When I first started out in the lab, I used to follow all protocols to the letter. Now, this is fine as long as your reactions run smoothly. However, there came the day when I had a new protocol and I just couldn’t get it to work. My supervisor told me to just “play around” with the parameters until I got results.
Easier said than done, for I had an idea of how the reaction worked in theory, but I had no clue what most of the reagents in my protocol were actually doing. What should I take out? What to add? I was completely lost.
Ever since, I made it a habit to look up all the compounds of a reaction that I don’t know yet. So if you are anything like me, only you never got around to checking out those chemicals or maybe you are just starting out in the lab, this list just might be of use to you.
DMSO (dimethyl sulfoxide)
DMSO started out its life as a by-product of the wood industry, but since then has become a widely used organic solvent. In the lab it can be found in many places such as part of PCR mixtures where it helps to unfold the secondary structure of the DNA and the primers. Here it facilitates annealing of the primers and elongation via the polymerase. In the same way DMSO can be added to reverse transcription mixes to help unfold RNA structure. A good alternative for DMSO in these cases is Betaine, which also helps unfold nucleic acids.
DMSO is also used in cell culture, where it serves as a cryoprotectant (sounds like something out of Star Wars doesn’t it?). It simply means that DMSO will protect the cells during the freezing process. The main danger when freezing cells is that water inside the cells will freeze and form ice crystals. Not only do these crystals have sharp tips that could injure the cell, but also water in its frozen form will take up more space than water in its liquid state. This means that the frozen water within the cell will expand and could ultimately explode the cell. Such disasters can be prevented by a cryoprotectant such as DMSO (or glycerol). The cryoprotectant will penetrate the cell and displace the water, thereby protecting the cell from freeze injury.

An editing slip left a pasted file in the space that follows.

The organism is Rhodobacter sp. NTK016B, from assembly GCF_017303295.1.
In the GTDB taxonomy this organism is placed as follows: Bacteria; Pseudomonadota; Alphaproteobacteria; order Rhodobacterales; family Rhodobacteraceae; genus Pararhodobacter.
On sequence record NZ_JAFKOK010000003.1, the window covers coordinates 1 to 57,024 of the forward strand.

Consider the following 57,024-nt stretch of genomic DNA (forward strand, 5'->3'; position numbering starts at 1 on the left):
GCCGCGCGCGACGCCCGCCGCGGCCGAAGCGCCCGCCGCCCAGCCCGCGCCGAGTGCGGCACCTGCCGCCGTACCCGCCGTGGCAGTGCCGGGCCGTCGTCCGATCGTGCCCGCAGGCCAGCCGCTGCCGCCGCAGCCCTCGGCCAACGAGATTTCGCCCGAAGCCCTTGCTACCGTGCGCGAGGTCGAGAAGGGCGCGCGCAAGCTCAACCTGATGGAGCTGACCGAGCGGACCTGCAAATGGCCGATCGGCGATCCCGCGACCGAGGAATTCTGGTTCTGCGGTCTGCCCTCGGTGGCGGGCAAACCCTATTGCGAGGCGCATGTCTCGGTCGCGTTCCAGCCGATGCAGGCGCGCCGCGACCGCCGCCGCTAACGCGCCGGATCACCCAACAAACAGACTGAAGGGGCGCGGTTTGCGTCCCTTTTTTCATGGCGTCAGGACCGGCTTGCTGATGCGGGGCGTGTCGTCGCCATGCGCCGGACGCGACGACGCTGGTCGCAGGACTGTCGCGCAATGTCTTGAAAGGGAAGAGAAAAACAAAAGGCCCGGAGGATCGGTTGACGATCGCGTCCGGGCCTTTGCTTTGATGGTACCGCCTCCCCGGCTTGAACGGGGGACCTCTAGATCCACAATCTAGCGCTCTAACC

Whatever you use DMSO for, be aware that it can easily penetrate your skin. DMSO itself is not the problem, but it will take with it any chemical agent that it happens to be in contact with. This comes in handy for some medical uses, when you want a certain drug to penetrate into the cells. But in a lab there are lots of things that you do not want under your skin, so always use gloves when working with DMSO.
William Wallace Cleland was the first to describe the potential of DTT to reduce disulfide bonds in proteins (which is why DTT is sometimes still referred to as Cleland’s reagent). But why would one want to reduce disulfide bonds in the first place?
Many proteins (and even DNA) have free (unbound) sulfhydryl (–SH) groups. These unbound groups have a tendency to interact with other unbound –SH groups that will lead to aggregate formation. In short, your proteins form lumps and become inactive.
The DTT will interact with the free –SH groups of your protein and thus prevent it from interacting with other proteins. Conclusion: DTT will stabilize your protein and keep it in an active conformation.
The problem with DTT is that it needs a pH of 7 or higher to be functional and it tends to oxidize in the presence of air (so keep it in sealed bottles in the refrigerator). Alternatives to DTT include β-mercaptoethanol; however, it has only half the reducing power of DTT, and smells terrible . A better alternative would be TCEP (tris(2-carboxyl)phosphine), which doesn’t have an odor, is as powerful as DTT and will remain functional even at a pH of below 7.
EDTA (ethylenediaminetetraacetic acid)